from the hill Rollout is a Model of Government Done Well

The rollout of, the culmination of three years of work to implement the requirements of the DATA Act of 2014, represents a laudable example of the federal government successfully tackling an enormous project efficiently and effectively, as noted by Government Executive.

As has been discussed elsewhere, the entire project – which is broad in scope, to say the least, encapsulating the entirety of federal spending data – is a historic first. Yet despite the challenges inherent to the task of both unifying all federal spending data in a unified, open format and subsequently presenting that data through a public-facing website, the project was completed ahead-of-schedule and under budget, even as it incorporated multiple stakeholders’ feedback throughout the development process.

Government Executive highlights ten key factors discussed by panelists at the recent DATA Coalition that allowed the project to serve as a model, going forward:

  1. A mandate.There were clear legal requirements and timeframes for agencies set in the statute. Having a law in place was critical to making progress and motivating agency compliance.
  1. Experienced leadership. OMB and Treasury are jointly accountable under the law for implementation, and the leadership of both were on the same page. Lebryk (Treasury) and Mader (OMB) knew each other and had previously worked together. This relationship, and their willingness to stick their necks out within their own respective organizations for each other, cascaded down within their teams.
  1. An inspiring vision.The top leaders created a common strategic intent/vision for the overall project—“Better data, better decisions, better government”—that helped guide the effort overall.
  1. A solid business case.Because of agency antipathy to a mandate that was perceived as costly busywork, the leadership of the DATA Act implementation initiative set out to make a business case for why this initiative is important. For example, they created a common sales pitch to agency chief financial officers, explaining how implementation of the law could elevate their role and give them the data needed to better inform decision-making.  
  1. A governance structure.The implementation team created a three-part governance structure to ensure effective execution. This included a small executive steering committee, comprised of OMB and Treasury officials; an interagency advisory committee, comprised of representatives of the business and functional communities that have stakes in DATA Act implementation (such as the Chief Financial Officers Council); and senior officials at each agency accountable for certifying the data submitted to Treasury.
  1. A full-time program management office.The leadership team created a program management office in Treasury with staff dedicated to implementing the law. Deputy Assistant Secretary Christina Ho…recruited a mix of talent, including former congressional staff, former staff from the Sunlight Foundation advocacy group, former Recovery Act staff, contractors, and detailees from other agencies and 18F, the internal government digital consulting team.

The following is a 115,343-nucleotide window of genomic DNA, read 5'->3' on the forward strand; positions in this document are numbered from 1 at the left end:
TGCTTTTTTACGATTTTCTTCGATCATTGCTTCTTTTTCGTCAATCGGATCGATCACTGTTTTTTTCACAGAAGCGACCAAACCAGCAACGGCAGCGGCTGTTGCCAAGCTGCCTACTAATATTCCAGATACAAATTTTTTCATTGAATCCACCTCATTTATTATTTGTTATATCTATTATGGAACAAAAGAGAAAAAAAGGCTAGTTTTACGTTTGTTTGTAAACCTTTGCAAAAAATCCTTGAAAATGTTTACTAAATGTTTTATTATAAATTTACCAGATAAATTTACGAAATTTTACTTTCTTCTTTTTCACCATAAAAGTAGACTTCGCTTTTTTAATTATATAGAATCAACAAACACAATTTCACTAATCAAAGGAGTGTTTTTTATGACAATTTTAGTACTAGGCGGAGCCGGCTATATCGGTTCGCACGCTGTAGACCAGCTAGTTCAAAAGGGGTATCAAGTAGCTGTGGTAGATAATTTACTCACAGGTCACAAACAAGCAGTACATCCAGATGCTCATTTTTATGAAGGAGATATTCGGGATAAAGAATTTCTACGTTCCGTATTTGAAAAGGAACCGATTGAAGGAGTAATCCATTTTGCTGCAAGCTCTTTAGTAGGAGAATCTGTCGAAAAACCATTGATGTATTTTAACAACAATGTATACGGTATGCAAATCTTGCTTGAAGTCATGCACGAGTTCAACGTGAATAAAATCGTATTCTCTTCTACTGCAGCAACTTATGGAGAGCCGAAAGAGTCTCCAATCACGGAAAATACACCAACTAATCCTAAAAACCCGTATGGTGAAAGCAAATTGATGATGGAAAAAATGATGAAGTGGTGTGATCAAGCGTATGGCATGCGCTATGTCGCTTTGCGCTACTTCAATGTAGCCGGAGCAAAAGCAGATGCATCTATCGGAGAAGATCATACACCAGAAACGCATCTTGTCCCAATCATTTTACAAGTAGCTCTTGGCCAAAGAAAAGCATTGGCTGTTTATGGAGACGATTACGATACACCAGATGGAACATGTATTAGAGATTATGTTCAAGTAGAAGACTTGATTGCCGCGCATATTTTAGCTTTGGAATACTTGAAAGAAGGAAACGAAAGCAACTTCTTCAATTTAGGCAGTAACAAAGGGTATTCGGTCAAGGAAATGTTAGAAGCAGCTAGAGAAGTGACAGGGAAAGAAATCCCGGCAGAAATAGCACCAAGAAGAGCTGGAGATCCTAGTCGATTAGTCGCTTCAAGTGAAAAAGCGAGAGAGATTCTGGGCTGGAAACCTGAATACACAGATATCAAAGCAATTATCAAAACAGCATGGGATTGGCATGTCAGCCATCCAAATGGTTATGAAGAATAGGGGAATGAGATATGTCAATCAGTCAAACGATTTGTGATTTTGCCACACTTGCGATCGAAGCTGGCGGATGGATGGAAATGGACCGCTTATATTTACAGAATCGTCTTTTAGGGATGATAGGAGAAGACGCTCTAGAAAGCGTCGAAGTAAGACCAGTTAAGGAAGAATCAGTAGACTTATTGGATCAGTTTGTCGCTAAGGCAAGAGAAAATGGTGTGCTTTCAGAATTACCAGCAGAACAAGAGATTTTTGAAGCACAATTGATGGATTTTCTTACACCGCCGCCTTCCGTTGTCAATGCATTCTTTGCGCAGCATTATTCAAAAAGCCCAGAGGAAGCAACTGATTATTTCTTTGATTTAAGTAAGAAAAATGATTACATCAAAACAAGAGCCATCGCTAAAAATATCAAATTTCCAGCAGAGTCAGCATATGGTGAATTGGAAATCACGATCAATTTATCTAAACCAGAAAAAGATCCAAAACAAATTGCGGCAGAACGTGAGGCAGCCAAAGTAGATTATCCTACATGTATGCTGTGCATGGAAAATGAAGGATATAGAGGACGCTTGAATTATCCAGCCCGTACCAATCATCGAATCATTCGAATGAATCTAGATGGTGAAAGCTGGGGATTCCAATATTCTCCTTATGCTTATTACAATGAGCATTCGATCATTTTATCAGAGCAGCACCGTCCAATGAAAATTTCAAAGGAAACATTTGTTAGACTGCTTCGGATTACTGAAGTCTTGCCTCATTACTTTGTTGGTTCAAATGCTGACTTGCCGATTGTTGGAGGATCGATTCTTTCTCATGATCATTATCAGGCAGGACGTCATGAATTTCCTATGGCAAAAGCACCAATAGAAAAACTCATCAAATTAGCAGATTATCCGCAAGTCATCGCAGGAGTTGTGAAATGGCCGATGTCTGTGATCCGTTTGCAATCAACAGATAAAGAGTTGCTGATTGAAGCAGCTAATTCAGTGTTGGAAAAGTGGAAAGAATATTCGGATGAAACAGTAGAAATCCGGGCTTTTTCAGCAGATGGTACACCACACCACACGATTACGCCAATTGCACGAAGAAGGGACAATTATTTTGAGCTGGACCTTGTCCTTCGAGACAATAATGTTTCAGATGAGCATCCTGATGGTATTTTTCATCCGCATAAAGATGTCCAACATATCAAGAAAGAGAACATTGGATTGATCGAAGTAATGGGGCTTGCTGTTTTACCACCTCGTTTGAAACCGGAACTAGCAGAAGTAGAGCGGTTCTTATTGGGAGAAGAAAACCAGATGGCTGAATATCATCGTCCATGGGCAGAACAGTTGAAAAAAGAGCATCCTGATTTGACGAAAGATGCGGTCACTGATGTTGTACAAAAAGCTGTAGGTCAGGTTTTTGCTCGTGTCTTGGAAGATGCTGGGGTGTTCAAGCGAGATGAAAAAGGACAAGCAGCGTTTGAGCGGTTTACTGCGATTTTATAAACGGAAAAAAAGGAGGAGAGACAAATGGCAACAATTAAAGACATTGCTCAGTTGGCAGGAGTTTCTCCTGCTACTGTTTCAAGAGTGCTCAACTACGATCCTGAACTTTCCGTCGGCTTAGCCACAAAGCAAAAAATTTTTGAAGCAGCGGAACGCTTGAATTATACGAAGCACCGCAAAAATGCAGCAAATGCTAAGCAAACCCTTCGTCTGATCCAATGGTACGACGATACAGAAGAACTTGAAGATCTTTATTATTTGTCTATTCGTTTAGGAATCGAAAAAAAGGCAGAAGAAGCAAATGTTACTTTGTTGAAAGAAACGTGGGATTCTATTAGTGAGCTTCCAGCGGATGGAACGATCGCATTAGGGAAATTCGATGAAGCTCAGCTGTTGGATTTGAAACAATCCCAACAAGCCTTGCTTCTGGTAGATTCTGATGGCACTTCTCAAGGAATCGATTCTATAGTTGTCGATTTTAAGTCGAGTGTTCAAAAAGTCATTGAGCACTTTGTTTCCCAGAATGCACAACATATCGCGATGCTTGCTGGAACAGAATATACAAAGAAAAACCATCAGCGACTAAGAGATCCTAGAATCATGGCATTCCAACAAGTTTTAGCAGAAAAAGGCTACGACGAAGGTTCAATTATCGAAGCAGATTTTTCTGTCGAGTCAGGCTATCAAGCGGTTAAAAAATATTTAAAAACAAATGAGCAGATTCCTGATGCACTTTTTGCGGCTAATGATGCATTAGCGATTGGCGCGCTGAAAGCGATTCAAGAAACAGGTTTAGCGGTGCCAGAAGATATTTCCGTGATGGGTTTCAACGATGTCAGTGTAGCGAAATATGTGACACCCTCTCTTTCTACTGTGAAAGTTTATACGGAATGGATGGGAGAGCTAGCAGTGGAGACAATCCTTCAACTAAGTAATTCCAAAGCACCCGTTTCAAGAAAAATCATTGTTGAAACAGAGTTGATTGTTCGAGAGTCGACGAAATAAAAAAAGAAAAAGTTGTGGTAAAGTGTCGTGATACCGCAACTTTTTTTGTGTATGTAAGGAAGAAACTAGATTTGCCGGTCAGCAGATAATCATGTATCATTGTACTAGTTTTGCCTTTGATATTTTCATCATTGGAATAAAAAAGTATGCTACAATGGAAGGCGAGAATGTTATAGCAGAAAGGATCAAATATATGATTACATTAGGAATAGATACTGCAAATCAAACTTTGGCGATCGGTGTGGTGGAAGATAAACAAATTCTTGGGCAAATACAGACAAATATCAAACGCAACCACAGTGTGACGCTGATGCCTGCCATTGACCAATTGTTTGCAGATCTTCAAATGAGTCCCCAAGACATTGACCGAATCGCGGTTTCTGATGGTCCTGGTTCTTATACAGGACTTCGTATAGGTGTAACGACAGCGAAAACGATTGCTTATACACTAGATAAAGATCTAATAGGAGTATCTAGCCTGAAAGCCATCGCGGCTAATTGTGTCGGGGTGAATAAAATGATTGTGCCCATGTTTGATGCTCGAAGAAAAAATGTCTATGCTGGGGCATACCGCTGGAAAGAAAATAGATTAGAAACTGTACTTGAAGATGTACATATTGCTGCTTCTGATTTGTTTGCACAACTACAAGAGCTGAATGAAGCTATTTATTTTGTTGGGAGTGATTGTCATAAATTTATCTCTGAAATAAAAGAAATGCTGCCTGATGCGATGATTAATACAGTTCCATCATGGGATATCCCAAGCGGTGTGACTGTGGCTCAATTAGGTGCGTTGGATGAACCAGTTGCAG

1. External pressure.Several congressional sponsors of the legislation remained actively engaged. The House held hearings and the bipartisan oversight and interest was critical to the success of the project. External advocacy groups, notably the DATA Coalition, provided expertise and public oversight…In addition, the law included statutory requirements for GAO and the agency IG to assess progress and the quality of the data. These actions helped focus agency attention.
  1. A robust communications strategy. Individual members of the leadership team and the PMO invested a lot of time and effort in consulting with a wide range of stakeholders, both inside and outside government. For example, the team proactively held regular calls and meetings with external stakeholders, not just meetings with agencies and an online collaboration webpage, an open beta site.
  1. A data-centric approach.Ho put in place an implementation approach that allowed agencies to map the required data from their existing systems and submit the data to Treasury based on a standard format rather than expecting agencies to build new financial systems. This lower-cost approach minimized IT system modifications, which was key to the project’s success and significantly reduced the burden and costs to agencies. Ho sought counsel from the experts at 18F and the U.S. Digital Services to help advise and build support for the data-centric approach.
  1. An open implementation strategy and agile methodology. The key reason Treasury met the deadline…is because it strategically chose to implement an agile development approach, instead of a traditional waterfall development approach, and to leverage existing resources to the greatest extent practicable.

The full Government Executive piece also highlights four components of the “agile” approach employed that made a significant difference in the project’s ultimate success:

  1. The PMO team typically did not seek permission to do things. They just did them.

  2. Every two weeks, there were new deliverables, then adjustments based on user feedback.

  3. The PMO team focused its approach on user-centered design, where they consulted widely and frequently with agencies, the public, and stakeholders.

  4. The PMO team used an open development approach, where the code is open source and anyone can look at it and offer tweaks.


Though full DATA Act implementation isn’t mandated until 2022, the early, and arguably most difficult steps, have been extremely positive signs of the project’s long-term success.


Posted in From the Hill

Tags: DATA Act,



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